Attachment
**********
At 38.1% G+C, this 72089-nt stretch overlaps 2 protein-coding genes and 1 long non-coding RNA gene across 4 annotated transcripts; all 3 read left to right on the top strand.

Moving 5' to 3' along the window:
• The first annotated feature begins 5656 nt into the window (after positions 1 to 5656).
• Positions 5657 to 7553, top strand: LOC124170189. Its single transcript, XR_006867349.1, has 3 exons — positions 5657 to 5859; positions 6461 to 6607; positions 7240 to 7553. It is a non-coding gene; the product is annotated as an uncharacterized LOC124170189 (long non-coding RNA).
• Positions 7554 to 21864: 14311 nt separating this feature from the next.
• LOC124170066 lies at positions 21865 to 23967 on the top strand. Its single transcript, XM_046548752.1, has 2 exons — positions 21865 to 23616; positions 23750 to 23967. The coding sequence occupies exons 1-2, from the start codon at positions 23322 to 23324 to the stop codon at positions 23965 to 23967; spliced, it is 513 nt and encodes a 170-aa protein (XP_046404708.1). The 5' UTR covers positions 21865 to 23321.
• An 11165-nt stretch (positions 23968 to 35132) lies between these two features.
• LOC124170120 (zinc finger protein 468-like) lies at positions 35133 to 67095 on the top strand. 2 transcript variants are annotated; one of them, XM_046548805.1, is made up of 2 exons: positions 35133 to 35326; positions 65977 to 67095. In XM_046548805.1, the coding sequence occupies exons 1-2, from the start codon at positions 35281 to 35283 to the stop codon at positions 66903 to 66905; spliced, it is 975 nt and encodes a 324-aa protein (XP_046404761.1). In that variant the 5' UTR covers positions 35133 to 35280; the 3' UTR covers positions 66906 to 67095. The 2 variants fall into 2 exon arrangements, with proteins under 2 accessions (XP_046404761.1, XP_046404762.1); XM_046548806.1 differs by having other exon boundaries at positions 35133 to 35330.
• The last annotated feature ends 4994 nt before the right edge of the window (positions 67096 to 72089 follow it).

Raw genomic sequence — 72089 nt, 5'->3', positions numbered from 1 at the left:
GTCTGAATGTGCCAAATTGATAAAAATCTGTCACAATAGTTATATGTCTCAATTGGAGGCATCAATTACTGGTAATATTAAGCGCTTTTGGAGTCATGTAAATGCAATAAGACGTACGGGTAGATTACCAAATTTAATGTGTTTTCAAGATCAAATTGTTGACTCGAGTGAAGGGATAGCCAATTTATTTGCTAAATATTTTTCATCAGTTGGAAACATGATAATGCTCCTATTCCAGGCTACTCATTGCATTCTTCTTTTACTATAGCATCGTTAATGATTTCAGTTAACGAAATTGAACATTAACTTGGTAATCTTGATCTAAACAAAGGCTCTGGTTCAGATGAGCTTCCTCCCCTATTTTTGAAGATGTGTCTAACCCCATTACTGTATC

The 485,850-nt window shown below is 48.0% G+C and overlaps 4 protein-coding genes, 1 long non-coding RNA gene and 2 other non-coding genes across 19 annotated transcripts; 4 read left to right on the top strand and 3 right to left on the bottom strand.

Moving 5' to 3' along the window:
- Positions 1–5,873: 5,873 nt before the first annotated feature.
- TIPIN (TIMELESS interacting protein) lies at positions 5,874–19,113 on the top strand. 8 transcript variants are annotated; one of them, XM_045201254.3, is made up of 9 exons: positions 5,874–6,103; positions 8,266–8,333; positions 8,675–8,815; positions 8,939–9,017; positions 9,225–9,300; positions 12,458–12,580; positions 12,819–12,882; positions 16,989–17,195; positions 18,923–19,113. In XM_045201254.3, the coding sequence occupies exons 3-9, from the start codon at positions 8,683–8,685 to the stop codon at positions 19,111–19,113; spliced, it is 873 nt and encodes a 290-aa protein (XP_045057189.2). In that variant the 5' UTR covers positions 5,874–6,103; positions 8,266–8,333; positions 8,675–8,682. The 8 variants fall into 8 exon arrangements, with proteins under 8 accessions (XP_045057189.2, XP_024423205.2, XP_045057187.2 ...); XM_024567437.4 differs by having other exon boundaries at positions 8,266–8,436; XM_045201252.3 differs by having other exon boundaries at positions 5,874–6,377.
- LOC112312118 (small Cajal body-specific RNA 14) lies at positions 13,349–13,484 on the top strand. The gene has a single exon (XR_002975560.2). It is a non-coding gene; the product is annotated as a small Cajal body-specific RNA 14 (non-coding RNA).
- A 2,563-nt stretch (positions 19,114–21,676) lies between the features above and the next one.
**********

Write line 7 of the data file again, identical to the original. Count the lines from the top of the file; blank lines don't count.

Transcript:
• An 11165-nt stretch (positions 23968 to 35132) lies between these two features.